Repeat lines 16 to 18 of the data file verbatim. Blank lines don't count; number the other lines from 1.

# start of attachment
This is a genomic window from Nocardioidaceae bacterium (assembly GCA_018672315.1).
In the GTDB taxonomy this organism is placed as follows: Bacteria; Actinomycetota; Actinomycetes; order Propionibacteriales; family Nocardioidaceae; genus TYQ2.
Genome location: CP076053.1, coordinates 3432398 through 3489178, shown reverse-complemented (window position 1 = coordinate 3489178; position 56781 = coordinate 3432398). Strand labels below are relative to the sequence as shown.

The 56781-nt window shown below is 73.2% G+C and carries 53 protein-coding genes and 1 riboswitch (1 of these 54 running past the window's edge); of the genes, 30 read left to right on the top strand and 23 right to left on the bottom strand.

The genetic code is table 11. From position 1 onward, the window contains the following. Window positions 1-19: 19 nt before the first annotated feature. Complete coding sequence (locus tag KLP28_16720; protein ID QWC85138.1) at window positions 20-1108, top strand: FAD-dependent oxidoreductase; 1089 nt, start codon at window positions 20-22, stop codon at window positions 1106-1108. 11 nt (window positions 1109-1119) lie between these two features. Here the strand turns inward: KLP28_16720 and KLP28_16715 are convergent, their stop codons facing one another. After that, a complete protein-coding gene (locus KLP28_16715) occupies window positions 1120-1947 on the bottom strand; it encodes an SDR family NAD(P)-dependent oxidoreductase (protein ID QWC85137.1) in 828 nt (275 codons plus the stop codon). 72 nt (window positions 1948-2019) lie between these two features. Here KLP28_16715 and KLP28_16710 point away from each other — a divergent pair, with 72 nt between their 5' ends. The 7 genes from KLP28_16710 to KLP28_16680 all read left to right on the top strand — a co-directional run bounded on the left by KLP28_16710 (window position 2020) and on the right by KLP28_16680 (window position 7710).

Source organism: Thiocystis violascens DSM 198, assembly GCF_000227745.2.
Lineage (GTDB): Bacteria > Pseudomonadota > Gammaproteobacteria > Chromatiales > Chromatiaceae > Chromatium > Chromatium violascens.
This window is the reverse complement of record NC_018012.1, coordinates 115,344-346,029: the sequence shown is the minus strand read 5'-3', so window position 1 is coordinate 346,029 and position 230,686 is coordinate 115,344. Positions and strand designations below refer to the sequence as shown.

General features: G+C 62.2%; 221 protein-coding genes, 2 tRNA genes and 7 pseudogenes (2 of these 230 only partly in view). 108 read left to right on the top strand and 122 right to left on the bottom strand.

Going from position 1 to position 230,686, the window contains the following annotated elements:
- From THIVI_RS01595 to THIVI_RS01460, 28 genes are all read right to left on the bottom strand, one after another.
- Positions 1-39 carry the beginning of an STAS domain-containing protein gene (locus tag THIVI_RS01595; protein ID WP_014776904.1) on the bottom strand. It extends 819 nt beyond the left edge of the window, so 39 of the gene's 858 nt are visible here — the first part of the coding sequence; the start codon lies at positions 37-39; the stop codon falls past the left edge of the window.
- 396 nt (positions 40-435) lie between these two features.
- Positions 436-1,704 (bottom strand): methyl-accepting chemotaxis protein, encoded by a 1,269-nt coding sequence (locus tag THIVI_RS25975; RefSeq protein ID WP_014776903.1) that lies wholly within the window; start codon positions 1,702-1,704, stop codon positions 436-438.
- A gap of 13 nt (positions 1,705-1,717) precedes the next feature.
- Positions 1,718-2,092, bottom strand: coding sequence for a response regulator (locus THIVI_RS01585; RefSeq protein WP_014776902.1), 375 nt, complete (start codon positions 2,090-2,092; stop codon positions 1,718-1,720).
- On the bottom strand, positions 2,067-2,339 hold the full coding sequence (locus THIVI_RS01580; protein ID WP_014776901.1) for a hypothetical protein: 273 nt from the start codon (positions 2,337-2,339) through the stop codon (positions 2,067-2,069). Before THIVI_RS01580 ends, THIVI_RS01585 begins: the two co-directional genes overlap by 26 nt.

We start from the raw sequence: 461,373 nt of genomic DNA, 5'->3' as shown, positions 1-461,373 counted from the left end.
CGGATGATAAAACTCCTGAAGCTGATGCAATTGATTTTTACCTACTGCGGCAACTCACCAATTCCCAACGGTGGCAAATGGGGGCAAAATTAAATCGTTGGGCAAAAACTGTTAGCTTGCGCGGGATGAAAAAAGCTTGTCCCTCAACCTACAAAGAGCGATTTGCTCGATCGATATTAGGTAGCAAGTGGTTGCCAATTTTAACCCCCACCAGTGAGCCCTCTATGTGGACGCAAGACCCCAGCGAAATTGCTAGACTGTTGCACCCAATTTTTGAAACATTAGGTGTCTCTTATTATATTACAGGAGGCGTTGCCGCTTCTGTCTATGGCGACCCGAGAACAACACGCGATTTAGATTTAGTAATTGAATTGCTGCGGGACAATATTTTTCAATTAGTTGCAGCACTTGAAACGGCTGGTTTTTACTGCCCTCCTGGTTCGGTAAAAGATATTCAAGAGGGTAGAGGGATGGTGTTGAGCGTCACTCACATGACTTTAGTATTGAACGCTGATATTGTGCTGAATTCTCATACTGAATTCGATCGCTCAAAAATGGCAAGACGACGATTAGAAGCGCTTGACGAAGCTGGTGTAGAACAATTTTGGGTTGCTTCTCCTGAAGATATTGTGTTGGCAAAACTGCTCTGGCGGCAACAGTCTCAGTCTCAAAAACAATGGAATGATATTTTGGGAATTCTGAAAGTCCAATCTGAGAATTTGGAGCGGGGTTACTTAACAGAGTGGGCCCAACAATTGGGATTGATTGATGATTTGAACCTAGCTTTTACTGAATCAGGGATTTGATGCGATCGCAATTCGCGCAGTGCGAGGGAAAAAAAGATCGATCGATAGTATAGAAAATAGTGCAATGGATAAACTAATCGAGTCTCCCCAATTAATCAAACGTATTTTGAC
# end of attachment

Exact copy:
- Positions 1,718-2,092, bottom strand: coding sequence for a response regulator (locus THIVI_RS01585; RefSeq protein WP_014776902.1), 375 nt, complete (start codon positions 2,090-2,092; stop codon positions 1,718-1,720).
- On the bottom strand, positions 2,067-2,339 hold the full coding sequence (locus THIVI_RS01580; protein ID WP_014776901.1) for a hypothetical protein: 273 nt from the start codon (positions 2,337-2,339) through the stop codon (positions 2,067-2,069). Before THIVI_RS01580 ends, THIVI_RS01585 begins: the two co-directional genes overlap by 26 nt.

We start from the raw sequence: 461,373 nt of genomic DNA, 5'->3' as shown, positions 1-461,373 counted from the left end.